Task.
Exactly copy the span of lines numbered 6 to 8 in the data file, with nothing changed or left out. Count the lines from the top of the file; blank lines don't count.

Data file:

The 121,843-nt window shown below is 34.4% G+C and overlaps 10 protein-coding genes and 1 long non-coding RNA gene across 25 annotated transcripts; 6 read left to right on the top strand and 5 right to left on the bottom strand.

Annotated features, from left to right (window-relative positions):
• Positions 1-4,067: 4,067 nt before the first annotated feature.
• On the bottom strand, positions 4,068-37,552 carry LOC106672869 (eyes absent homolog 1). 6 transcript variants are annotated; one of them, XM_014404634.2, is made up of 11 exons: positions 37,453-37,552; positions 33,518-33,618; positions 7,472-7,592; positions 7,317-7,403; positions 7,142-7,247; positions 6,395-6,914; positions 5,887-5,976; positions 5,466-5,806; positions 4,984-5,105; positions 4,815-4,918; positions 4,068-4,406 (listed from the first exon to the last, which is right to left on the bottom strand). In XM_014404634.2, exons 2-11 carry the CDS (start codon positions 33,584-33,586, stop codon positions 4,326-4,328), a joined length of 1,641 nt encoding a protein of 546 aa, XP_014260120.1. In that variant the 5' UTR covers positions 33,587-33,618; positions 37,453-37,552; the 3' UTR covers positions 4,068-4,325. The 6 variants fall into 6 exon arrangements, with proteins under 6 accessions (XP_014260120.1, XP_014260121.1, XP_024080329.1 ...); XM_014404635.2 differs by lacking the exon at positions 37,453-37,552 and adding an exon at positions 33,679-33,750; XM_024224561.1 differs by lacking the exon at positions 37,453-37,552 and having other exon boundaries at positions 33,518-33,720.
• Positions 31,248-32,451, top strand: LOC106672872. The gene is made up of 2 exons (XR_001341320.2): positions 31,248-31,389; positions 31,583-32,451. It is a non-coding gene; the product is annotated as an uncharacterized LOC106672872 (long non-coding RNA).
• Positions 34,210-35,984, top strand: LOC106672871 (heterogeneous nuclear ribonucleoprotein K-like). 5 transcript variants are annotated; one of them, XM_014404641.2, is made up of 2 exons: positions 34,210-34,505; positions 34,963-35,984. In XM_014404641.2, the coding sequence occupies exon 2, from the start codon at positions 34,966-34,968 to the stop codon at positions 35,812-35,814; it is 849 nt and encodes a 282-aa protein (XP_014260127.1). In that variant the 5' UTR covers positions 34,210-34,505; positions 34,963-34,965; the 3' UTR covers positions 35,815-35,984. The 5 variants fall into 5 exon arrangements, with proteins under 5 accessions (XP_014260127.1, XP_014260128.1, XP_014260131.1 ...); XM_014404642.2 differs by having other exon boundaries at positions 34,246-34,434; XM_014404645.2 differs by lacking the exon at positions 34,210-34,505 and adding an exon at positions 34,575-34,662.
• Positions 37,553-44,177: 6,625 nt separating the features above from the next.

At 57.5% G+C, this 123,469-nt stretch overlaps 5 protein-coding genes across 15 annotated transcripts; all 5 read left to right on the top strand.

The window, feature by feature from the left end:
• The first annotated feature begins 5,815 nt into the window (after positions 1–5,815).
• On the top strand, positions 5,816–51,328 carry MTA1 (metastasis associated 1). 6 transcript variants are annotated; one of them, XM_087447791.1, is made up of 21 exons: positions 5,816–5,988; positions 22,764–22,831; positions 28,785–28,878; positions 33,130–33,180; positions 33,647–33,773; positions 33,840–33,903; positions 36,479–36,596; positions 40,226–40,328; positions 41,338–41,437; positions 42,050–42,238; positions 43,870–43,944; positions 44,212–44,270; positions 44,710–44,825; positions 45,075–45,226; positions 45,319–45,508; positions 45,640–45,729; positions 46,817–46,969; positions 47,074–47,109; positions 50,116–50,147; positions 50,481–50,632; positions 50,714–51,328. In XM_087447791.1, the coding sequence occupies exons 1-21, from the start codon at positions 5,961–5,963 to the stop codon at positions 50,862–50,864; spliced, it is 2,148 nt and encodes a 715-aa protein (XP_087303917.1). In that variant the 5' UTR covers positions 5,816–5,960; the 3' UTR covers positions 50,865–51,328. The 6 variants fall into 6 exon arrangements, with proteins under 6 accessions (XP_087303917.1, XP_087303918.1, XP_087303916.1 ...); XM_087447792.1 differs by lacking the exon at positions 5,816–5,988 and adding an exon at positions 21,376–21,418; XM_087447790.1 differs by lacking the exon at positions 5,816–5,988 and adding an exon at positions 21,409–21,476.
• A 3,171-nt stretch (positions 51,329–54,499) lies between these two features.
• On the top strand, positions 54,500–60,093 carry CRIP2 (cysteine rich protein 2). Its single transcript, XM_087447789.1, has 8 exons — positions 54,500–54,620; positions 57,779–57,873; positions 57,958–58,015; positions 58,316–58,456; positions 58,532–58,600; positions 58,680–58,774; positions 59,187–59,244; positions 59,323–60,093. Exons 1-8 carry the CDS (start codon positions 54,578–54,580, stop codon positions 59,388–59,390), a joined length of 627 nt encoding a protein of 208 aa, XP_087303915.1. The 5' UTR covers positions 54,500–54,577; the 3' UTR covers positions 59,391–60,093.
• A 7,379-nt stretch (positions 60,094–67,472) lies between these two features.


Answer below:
• Positions 34,210-35,984, top strand: LOC106672871 (heterogeneous nuclear ribonucleoprotein K-like). 5 transcript variants are annotated; one of them, XM_014404641.2, is made up of 2 exons: positions 34,210-34,505; positions 34,963-35,984. In XM_014404641.2, the coding sequence occupies exon 2, from the start codon at positions 34,966-34,968 to the stop codon at positions 35,812-35,814; it is 849 nt and encodes a 282-aa protein (XP_014260127.1). In that variant the 5' UTR covers positions 34,210-34,505; positions 34,963-34,965; the 3' UTR covers positions 35,815-35,984. The 5 variants fall into 5 exon arrangements, with proteins under 5 accessions (XP_014260127.1, XP_014260128.1, XP_014260131.1 ...); XM_014404642.2 differs by having other exon boundaries at positions 34,246-34,434; XM_014404645.2 differs by lacking the exon at positions 34,210-34,505 and adding an exon at positions 34,575-34,662.
• Positions 37,553-44,177: 6,625 nt separating the features above from the next.

At 57.5% G+C, this 123,469-nt stretch overlaps 5 protein-coding genes across 15 annotated transcripts; all 5 read left to right on the top strand.